Major histocompatibility complex variation and evolution at a single, expressed DQA locus in two genera of elephants
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Genes of the vertebrate major histocompatibility complex (MHC) are crucial to defense against infectious disease, provide an important measure of functional genetic diversity, and have been implicated in mate choice and kin recognition. As a result, MHC loci have been characterized for a number of vertebrate species, especially mammals; however, elephants are a notable exception. Our study is the first to characterize patterns of genetic diversity and natural selection in the elephant MHC. We did so using DNA sequences from a single, expressed DQA locus in elephants. We characterized six alleles in 30 African elephants (Loxodonta africana) and four alleles in three Asian elephants (Elephas maximus). In addition, for two of the African alleles and three of the Asian alleles, we characterized complete coding sequences (exons 1–5) and nearly complete non-coding sequences (introns 2–4) for the class II DQA loci. Compared to DQA in other wild mammals, we found moderate polymorphism and allelic diversity and similar patterns of selection; patterns of non-synonymous and synonymous substitutions were consistent with balancing selection acting on the peptides involved in antigen binding in the second exon. In addition, balancing selection has led to strong trans-species allelism that has maintained multiple allelic lineages across both genera of extant elephants for at least 6 million years. We discuss our results in the context of MHC diversity in other mammals and patterns of evolution in elephants.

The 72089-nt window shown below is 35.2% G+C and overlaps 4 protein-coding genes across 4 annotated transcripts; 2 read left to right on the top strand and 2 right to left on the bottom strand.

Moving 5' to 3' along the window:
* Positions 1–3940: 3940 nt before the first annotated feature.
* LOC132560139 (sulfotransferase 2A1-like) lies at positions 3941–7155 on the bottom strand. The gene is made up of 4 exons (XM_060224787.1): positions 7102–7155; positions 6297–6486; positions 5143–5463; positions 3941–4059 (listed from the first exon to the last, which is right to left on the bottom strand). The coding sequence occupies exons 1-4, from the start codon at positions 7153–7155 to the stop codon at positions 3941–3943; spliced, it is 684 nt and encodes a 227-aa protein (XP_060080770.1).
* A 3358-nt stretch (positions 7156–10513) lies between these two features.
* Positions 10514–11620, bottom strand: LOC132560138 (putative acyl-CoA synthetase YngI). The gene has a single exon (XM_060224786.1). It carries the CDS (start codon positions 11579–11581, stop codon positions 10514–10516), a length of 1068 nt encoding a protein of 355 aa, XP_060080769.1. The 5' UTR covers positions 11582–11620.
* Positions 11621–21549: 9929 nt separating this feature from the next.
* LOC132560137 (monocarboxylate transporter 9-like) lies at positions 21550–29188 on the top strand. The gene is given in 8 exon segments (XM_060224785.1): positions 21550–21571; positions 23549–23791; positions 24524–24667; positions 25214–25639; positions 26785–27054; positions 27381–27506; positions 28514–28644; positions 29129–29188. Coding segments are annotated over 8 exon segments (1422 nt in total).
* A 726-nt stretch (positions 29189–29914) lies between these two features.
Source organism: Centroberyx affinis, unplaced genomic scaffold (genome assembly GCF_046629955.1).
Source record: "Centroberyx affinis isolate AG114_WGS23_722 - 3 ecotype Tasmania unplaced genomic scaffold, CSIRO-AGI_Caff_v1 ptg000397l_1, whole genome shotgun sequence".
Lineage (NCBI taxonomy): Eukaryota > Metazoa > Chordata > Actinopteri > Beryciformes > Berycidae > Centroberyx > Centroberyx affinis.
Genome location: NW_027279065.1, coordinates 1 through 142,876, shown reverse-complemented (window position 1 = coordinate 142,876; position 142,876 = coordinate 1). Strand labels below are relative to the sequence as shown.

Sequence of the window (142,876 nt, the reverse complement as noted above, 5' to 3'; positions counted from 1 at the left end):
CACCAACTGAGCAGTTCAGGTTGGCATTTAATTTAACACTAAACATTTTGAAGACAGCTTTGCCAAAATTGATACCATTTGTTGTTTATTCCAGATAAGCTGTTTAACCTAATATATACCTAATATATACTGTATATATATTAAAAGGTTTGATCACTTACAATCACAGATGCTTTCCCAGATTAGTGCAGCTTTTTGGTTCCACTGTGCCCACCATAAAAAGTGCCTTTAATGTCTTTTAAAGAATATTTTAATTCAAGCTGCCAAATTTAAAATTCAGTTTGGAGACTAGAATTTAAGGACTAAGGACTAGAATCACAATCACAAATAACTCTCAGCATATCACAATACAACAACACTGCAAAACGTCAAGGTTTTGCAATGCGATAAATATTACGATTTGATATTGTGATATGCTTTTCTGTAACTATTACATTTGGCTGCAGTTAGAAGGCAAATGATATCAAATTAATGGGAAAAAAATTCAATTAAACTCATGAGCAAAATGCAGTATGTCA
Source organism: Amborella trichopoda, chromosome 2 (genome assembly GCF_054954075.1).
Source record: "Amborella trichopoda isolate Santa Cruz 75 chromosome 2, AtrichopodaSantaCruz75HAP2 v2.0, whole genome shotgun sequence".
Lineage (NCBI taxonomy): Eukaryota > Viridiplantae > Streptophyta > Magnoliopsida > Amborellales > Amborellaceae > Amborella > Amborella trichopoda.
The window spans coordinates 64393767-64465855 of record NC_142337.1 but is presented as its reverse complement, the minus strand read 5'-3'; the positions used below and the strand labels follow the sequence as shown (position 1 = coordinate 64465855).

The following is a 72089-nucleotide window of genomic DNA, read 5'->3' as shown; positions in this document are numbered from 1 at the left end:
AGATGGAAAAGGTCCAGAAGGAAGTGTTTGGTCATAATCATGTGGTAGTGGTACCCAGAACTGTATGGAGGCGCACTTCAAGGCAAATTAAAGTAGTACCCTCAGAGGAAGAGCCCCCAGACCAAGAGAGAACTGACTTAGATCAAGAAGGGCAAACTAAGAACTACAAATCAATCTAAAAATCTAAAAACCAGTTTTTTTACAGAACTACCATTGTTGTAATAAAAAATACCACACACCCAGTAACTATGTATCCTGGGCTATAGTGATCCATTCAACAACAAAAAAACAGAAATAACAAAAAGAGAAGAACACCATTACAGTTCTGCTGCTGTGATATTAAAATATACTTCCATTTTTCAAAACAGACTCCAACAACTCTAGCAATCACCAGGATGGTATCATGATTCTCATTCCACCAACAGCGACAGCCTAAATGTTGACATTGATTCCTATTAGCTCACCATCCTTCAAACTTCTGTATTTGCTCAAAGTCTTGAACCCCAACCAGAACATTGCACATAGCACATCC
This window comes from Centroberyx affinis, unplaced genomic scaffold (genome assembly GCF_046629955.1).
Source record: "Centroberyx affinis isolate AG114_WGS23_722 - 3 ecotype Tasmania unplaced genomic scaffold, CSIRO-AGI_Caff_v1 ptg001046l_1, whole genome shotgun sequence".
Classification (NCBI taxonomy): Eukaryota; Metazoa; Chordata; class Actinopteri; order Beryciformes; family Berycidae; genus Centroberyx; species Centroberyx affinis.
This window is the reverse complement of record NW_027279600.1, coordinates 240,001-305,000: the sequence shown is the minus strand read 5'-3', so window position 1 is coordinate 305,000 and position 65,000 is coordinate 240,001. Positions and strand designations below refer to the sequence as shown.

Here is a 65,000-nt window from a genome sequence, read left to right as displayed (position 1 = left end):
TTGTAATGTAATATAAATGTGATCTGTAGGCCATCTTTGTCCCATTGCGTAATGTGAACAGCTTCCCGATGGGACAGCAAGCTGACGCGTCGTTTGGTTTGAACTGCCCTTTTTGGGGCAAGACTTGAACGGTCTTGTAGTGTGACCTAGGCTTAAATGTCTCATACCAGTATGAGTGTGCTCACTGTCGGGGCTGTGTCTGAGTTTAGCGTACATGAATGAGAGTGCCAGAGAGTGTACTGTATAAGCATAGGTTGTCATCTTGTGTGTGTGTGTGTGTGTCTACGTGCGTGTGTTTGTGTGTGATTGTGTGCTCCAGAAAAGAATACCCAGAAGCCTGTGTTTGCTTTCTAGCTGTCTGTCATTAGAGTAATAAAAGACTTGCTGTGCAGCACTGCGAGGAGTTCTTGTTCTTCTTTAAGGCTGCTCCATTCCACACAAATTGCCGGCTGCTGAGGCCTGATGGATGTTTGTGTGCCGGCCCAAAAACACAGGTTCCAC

KeywordsAfrican elephant Asian elephant DQA Major histocompatibility complex Coding sequence Molecular evolution
We thank the Office of the President of Kenya for permission to work in Amboseli National Park under permit number MOES&T 13/001/30C 72/7. We thank the Kenya Wildlife Service for local sponsorship. We thank the Amboseli Elephant Research project for invaluable scientific and logistical support, particularly the team of N. Njiraini, K. Sayialel, and S. Sayialel who contributed greatly to the collection of genetic samples. We thank the Smithsonian National Zoo, the Philadelphia Zoo in Philadelphia, PA, the Gladys Porter Zoo in Brownsville, TX, and the Six Flags Wild Safari Park in Jackson, NJ for their support and cooperation in sample collection. This research was supported by the Smithsonian Institution Abbott Endowment Fund, the National Zoo’s Institution Center for Conservation and Evolutionary Genetics, the Friends of the National Zoo, the National Science Foundation (IBN0091612 to SCA), the Amboseli Trust for Elephants, the Amboseli Elephant Research Project, and Duke University.
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